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|August 16, 1999||
Bhaskarudu quits Maruti, Khattar in driver's seat
Maruti Udyog Limited managing director R S S L N Bhaskarudu today submitted his resignation to the company's board of directors following his appointment as member of the Public Enterprises Selection Board.
He will relinquish his charge at the end of business hours on Tuesday August 17, after 16 years of service in the country's largest passenger car manufacturer. Bhaskarudu had joined MUL on December 9, 1983 and had taken over as managing director on August 26, 1997.
Bhaskarudu's resignation paves the way for the company's second managing director Jagdish Khattar to be in the driver's seat.
Bhaskarudu told select media-persons in New Delhi that he had apprised the Maruti Board at its meeting in Hungary about the government's order appointing him as a PESB member and expressed his desire to be relieved.
He would take up his new assignment from August 18,1999.
Bhaskarudu's tenure as MUL managing director was mired in controversy as Suzuki Motor Corporation, the equal partners in the joint venture had strongly opposed his appointment. On the other hand, the government insisted on his appointment. The issue was resolved by the BJP-led government.
His exit comes five months ahead of schedule.
The row over his appointment was resolved when the BJP-led government reached a compromise with SMC and cut short Bhaskarudu's tenure as managing director and decided to appoint Khattar to the post from January 1, 2000.
No name has been recommended as yet to the post of a whole-time director to replace Bhaskarudu. The company's board would meet shortly to ratify Khattar's appointment as the managing director as also to appoint the new director.
Regarding his new assignment, Bhaskarudu said, ''I am always happy and I continue to be happy. It was an open order asking me to join as and when I wanted. But I decided to join as soon as possible.''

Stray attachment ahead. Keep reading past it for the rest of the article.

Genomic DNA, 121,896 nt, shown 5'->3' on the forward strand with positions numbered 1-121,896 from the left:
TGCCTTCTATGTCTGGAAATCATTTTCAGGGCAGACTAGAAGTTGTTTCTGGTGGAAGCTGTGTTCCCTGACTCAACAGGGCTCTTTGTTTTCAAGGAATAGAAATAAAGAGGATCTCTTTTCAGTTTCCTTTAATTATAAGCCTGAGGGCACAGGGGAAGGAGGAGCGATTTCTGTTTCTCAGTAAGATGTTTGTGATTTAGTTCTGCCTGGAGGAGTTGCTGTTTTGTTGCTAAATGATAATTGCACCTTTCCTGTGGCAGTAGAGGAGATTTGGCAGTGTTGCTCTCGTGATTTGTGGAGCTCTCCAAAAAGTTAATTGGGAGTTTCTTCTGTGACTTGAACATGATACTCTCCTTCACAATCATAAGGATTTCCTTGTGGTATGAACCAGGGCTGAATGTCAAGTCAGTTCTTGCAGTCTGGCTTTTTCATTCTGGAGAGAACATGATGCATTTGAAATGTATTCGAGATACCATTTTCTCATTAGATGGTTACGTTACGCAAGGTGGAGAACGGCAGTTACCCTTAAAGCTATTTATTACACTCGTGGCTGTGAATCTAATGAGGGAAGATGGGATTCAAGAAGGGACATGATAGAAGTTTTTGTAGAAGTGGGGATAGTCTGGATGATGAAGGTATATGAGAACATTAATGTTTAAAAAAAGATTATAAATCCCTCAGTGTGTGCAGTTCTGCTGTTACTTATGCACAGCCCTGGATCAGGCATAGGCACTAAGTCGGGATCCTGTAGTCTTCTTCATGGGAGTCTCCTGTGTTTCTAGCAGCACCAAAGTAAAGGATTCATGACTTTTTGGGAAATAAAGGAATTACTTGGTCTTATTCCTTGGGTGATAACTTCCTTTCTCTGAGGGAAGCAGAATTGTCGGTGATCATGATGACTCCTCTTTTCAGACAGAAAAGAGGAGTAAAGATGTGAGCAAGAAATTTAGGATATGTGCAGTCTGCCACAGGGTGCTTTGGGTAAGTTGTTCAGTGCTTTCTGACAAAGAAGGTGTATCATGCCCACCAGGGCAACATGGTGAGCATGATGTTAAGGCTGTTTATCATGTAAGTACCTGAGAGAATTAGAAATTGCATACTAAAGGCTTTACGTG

Regarding his tenure as the managing director of the country's largest car-maker, Bhaskarudu said the company has, under him, achieved whatever was aspired for. ''We are in the process of introducing new models and have also built good productivity levels in the company. The new models are now in various stages of introduction.''
He also expressed optimism over the future of the company saying ''it is very bright''. The company will, despite the onslaught of competition, maintain an over 65 per cent market share in future.
Regarding the efforts to make all its vehicles Euro-II compliant, he said it would put an additional cost burden on the company but the exact impact of the same is yet to be ascertained. ''It is definitely an additional cost but the extent to which it would be passed on to the customers would be debated at the time of launch.''
Bhaskarudu, however, parried questions on the previous tense relations between the two equal owners of MUL as also on disinvestment of government holding in the company.
The 20 per cent drop in net profit notwithstanding, the board of directors of MUL has maintained a 30 per cent dividend for the fiscal 1999-2000, resulting in a total outgo of Rs 400 million.
The proposal was recommended at the company board meeting held in Hungary earlier this month, Bhaskarudu said.
''The proposal would now be taken up at the annual general meeting for ratification,'' he added.
The company's bottomline had been severely affected in the 1998-99 fiscal due to the major price cuts announced on its models.
MUL earned a profit after tax of Rs 5.23 billion for the financial year over Rs 6.52 billion the previous year. Following a similar pattern, the profit before tax was down by 19.85 per cent to Rs 7.83 billion from Rs 9.77 billion.
The total income also took a dive to Rs 81.18 billion from Rs 84.74 billion, losing ground by 4.20 per cent. Faced with difficult market conditions and pressure on margins, the company's internal generation went down to Rs 6.68 billion from Rs 7.93 billion.
Despite a drastic cut in prices of most of its models, MUL's total sales of vehicles during the year had declined to 309,094 units from 327,264 units. Production was down to 332,931 units from 354,336 units.The company resorted to a production cut of 20 per cent in November 1998. Exports too suffered and dropped to 24,410 units as against 25,994 units the previous year.
Interestingly, the company managed to show increase in its net worth by 23 per cent which improved to Rs 26.06 billion from Rs 21.23 billion.
Maruti forms JV with Sumitomo, Countrywide Finance for used cars biz
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